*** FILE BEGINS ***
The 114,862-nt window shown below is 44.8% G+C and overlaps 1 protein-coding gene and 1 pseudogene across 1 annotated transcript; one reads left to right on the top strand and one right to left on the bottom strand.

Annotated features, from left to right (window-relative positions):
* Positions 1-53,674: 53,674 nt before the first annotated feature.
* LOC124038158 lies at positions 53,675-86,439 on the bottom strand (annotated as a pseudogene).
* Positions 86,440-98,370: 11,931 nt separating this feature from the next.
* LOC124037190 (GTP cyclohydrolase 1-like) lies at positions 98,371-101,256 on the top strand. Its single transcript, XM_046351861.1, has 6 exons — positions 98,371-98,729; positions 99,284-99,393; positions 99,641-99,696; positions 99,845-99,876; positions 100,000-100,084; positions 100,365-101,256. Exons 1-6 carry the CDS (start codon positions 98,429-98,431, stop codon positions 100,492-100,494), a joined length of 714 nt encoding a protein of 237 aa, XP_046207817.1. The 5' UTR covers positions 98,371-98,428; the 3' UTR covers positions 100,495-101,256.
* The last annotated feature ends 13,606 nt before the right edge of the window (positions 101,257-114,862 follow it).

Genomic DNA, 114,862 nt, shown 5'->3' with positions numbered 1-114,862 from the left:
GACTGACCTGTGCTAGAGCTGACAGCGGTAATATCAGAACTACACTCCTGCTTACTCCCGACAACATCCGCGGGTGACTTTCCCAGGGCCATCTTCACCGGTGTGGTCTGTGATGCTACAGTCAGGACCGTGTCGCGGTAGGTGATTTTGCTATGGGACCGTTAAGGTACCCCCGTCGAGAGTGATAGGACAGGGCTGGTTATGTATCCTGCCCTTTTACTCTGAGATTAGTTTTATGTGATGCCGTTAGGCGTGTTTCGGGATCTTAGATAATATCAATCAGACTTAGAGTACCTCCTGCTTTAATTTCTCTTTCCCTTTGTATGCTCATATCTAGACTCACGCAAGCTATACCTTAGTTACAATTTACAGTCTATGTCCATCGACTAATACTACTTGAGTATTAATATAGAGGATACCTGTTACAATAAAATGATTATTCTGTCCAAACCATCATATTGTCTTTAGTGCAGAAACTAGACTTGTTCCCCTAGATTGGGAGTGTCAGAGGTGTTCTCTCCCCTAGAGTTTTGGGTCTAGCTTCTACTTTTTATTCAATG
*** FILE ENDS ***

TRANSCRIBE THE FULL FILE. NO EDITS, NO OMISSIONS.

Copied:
The 114,862-nt window shown below is 44.8% G+C and overlaps 1 protein-coding gene and 1 pseudogene across 1 annotated transcript; one reads left to right on the top strand and one right to left on the bottom strand.

Annotated features, from left to right (window-relative positions):
* Positions 1-53,674: 53,674 nt before the first annotated feature.
* LOC124038158 lies at positions 53,675-86,439 on the bottom strand (annotated as a pseudogene).
* Positions 86,440-98,370: 11,931 nt separating this feature from the next.
* LOC124037190 (GTP cyclohydrolase 1-like) lies at positions 98,371-101,256 on the top strand. Its single transcript, XM_046351861.1, has 6 exons — positions 98,371-98,729; positions 99,284-99,393; positions 99,641-99,696; positions 99,845-99,876; positions 100,000-100,084; positions 100,365-101,256. Exons 1-6 carry the CDS (start codon positions 98,429-98,431, stop codon positions 100,492-100,494), a joined length of 714 nt encoding a protein of 237 aa, XP_046207817.1. The 5' UTR covers positions 98,371-98,428; the 3' UTR covers positions 100,495-101,256.
* The last annotated feature ends 13,606 nt before the right edge of the window (positions 101,257-114,862 follow it).

Genomic DNA, 114,862 nt, shown 5'->3' with positions numbered 1-114,862 from the left:
GACTGACCTGTGCTAGAGCTGACAGCGGTAATATCAGAACTACACTCCTGCTTACTCCCGACAACATCCGCGGGTGACTTTCCCAGGGCCATCTTCACCGGTGTGGTCTGTGATGCTACAGTCAGGACCGTGTCGCGGTAGGTGATTTTGCTATGGGACCGTTAAGGTACCCCCGTCGAGAGTGATAGGACAGGGCTGGTTATGTATCCTGCCCTTTTACTCTGAGATTAGTTTTATGTGATGCCGTTAGGCGTGTTTCGGGATCTTAGATAATATCAATCAGACTTAGAGTACCTCCTGCTTTAATTTCTCTTTCCCTTTGTATGCTCATATCTAGACTCACGCAAGCTATACCTTAGTTACAATTTACAGTCTATGTCCATCGACTAATACTACTTGAGTATTAATATAGAGGATACCTGTTACAATAAAATGATTATTCTGTCCAAACCATCATATTGTCTTTAGTGCAGAAACTAGACTTGTTCCCCTAGATTGGGAGTGTCAGAGGTGTTCTCTCCCCTAGAGTTTTGGGTCTAGCTTCTACTTTTTATTCAATG